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Research Article: Study Protocol Clinical Trial

Comparison of percutaneous endoscopic discectomy and microendoscopic discectomy in treatment of symptomatic lumbar disc herniation

A protocol of cohort study

Hu, Yabin MMa; Zheng, Yong MBb; Chen, Guangfu MMc; Chen, Wei MMd,∗

Author Information
doi: 10.1097/MD.0000000000022709
  • Open


1 Introduction

The pain in the leg and back after lumbar disc herniation is the result of compression and an uncomfortable process caused by a herniated disc. It is a kind of familiar disease, and its prevalence rate is approximately 2% to 5% in general population.[1–4] Although most patients with lumbar disc herniation obtained the pain relief through pharmaceutical treatment and physical therapy and other conservative treatment, there are still nearly 40% to 60% of the patients require surgical treatment.[5,6]

With the development of minimally invasive surgery, a variety of minimally invasive discectomy has been introduced. Microendoscopic discectomy (MD), a popular surgical technique to treat the lumbar disc herniation, was first proposed via Smith and Foley in 1997, and it has become more and more popular among the spinal surgeons.[7–10] Many researches have demonstrated that it is safe and effective even when applied in the treatment of the recurrent lumbar disc herniation. Nevertheless, in MD, it is inevitable that the laminabony structure and the spine tension band will be destroyed, which may cause low back pain and lumbar instability after operation.[11–15] In the past few years, the percutaneous endoscopic discectomy (PED) has increasingly become a common treatment for the symptomatic lumbar disc herniation. In numerous former reports, it possesses a good therapeutic effect on lumbar disc herniation. This kind of procedure seems to be superior to the microendoscopic discectomy because it can be carried out under the condition of local anaesthesia and it is less invasion. The meta-analysis and systematic review indicated that the clinical results of MD and PED are comparable.[16–21]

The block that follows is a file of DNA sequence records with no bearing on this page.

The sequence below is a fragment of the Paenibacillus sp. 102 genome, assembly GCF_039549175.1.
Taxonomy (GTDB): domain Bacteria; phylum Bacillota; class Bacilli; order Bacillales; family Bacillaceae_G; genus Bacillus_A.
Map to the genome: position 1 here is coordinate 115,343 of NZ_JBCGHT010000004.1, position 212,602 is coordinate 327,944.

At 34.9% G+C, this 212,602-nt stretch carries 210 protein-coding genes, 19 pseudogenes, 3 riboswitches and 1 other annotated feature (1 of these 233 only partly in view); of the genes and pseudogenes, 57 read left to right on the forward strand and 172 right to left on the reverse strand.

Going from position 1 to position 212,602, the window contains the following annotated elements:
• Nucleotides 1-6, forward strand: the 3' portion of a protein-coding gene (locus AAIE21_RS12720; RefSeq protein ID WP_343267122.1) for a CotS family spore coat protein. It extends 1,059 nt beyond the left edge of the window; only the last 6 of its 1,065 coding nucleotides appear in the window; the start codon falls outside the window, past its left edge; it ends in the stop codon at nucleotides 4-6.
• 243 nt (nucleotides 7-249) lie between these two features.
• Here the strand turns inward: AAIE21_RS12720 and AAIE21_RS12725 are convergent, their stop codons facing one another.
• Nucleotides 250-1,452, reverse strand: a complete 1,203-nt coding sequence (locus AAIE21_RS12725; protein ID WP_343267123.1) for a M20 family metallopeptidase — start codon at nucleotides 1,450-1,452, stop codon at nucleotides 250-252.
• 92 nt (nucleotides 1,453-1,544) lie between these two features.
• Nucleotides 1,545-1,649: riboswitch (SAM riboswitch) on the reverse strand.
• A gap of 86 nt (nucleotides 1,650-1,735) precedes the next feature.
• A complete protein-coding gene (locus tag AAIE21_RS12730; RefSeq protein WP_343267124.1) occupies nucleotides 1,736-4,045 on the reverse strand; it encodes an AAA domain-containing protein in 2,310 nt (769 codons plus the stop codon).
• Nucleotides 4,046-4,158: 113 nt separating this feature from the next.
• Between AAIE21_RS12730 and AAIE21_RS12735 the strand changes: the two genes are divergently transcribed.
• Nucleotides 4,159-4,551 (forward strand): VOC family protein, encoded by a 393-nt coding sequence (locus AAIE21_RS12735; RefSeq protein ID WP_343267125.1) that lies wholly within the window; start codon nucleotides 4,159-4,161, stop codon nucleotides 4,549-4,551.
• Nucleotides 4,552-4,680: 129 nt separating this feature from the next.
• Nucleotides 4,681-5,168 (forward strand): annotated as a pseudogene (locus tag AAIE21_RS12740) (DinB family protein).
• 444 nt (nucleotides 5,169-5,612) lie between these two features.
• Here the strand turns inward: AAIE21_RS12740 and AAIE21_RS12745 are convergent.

Despite some researchers have compared the safety and effectiveness of PED and MD for the lumbar disc herniation; however, they got conflicting outcomes in several variables. Therefore, our aim was to clarify whether PED produces less surgical trauma and better clinical results than MD. Postoperative follow-up was conducted to acquire various clinical indicators results and then these results were compared in order to offer basis for the clinical treatment.

2 Materials and methods

2.1 Population

The inclusion criteria for our investigation included:

  • 1. age of 30 to 60 years;
  • 2. preoperative CT and MRI scans revealed disc herniation;
  • 3. conservative treatment was unsuccessful for at least 6 weeks;
  • 4. patients with no former lumbar surgery history at same level.

The exclusion criteria contained:

  • 1. the patients with serious disc calcification, severe and moderate spinal canal stenosis, lumbar instability as well as posterior vertebral interruption;
  • 2. patients with a former history of the lumbar disc surgery;
  • 3. with poor conditions of local skin or obviously abnormality of laboratory results;
  • 4. the patients did not have complete imaging data or could not complete the follow-up.

2.2 Study design

A single-center, retrospective cohort trial was conducted for the comparison of the safety and effectiveness between the MD and PED in the patients with lumbar disc herniation who received surgery from May 2016 to July 2018 in our hospital. This investigation was registered through the research registry (, and its registration no. is researchregistry6005. The clinical research was approved with the clinical research ethics committee of the Fuzhou Second Hospital Affiliated to Xiamen University (FZ100427), all the patients who participated in the research offered the written informed consent.

2.3 Techniques

This study was completed by the same operating and nursing team according to the standard medical process. General anesthesia was given for the MD group and local anesthesia for the PED group.

2.3.1 PED technique

The patients in PTED group were kept lateral, and then with the patients legs bent, they were lying on an unaffected side. In accordance with the guidance of C-arm fluoroscopy, from the entrance point, the 18-gauge needle was inserted to lateral hole. Then the 22-gauge needle was inserted into the herniated intervertebral disc through 18-gauge needle, and the contrast agent was injected into the intervertebral disc. Continuous insertion of the dilators was utilized to expand the bony foramen properly. Then identifying and removing the blue degenerated disc material through utilizing endoscopic forceps until nerve root was fully decompressed.